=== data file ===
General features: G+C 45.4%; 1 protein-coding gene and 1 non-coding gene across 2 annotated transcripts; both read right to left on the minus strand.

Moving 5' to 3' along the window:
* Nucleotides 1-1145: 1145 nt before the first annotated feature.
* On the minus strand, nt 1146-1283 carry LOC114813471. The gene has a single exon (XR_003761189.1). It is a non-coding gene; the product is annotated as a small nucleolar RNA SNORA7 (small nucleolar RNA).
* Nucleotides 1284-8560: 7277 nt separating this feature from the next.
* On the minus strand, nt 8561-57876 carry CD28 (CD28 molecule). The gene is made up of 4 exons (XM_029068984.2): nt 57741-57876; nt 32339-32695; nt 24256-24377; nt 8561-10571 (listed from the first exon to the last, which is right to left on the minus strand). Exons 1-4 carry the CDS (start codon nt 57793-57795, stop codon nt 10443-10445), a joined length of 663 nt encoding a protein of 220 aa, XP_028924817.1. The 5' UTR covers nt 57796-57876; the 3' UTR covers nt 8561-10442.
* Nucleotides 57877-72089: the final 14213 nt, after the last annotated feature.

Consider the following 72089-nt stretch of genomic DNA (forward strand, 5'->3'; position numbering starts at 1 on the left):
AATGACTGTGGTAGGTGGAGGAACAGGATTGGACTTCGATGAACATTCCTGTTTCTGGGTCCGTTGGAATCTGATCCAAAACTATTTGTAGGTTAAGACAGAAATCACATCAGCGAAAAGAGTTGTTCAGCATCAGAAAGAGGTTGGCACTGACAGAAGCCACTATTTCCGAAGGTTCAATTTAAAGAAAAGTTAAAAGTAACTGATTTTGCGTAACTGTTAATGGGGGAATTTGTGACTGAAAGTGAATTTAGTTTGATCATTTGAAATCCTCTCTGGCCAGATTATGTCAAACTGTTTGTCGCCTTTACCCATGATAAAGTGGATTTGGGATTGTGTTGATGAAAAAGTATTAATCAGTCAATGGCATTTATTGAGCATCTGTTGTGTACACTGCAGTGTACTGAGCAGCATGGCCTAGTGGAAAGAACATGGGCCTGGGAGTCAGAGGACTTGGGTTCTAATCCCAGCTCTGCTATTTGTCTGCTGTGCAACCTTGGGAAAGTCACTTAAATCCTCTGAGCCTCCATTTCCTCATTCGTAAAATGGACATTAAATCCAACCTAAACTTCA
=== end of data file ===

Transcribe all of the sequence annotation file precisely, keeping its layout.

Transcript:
General features: G+C 45.4%; 1 protein-coding gene and 1 non-coding gene across 2 annotated transcripts; both read right to left on the minus strand.

Moving 5' to 3' along the window:
* Nucleotides 1-1145: 1145 nt before the first annotated feature.
* On the minus strand, nt 1146-1283 carry LOC114813471. The gene has a single exon (XR_003761189.1). It is a non-coding gene; the product is annotated as a small nucleolar RNA SNORA7 (small nucleolar RNA).
* Nucleotides 1284-8560: 7277 nt separating this feature from the next.
* On the minus strand, nt 8561-57876 carry CD28 (CD28 molecule). The gene is made up of 4 exons (XM_029068984.2): nt 57741-57876; nt 32339-32695; nt 24256-24377; nt 8561-10571 (listed from the first exon to the last, which is right to left on the minus strand). Exons 1-4 carry the CDS (start codon nt 57793-57795, stop codon nt 10443-10445), a joined length of 663 nt encoding a protein of 220 aa, XP_028924817.1. The 5' UTR covers nt 57796-57876; the 3' UTR covers nt 8561-10442.
* Nucleotides 57877-72089: the final 14213 nt, after the last annotated feature.

Consider the following 72089-nt stretch of genomic DNA (forward strand, 5'->3'; position numbering starts at 1 on the left):
AATGACTGTGGTAGGTGGAGGAACAGGATTGGACTTCGATGAACATTCCTGTTTCTGGGTCCGTTGGAATCTGATCCAAAACTATTTGTAGGTTAAGACAGAAATCACATCAGCGAAAAGAGTTGTTCAGCATCAGAAAGAGGTTGGCACTGACAGAAGCCACTATTTCCGAAGGTTCAATTTAAAGAAAAGTTAAAAGTAACTGATTTTGCGTAACTGTTAATGGGGGAATTTGTGACTGAAAGTGAATTTAGTTTGATCATTTGAAATCCTCTCTGGCCAGATTATGTCAAACTGTTTGTCGCCTTTACCCATGATAAAGTGGATTTGGGATTGTGTTGATGAAAAAGTATTAATCAGTCAATGGCATTTATTGAGCATCTGTTGTGTACACTGCAGTGTACTGAGCAGCATGGCCTAGTGGAAAGAACATGGGCCTGGGAGTCAGAGGACTTGGGTTCTAATCCCAGCTCTGCTATTTGTCTGCTGTGCAACCTTGGGAAAGTCACTTAAATCCTCTGAGCCTCCATTTCCTCATTCGTAAAATGGACATTAAATCCAACCTAAACTTCA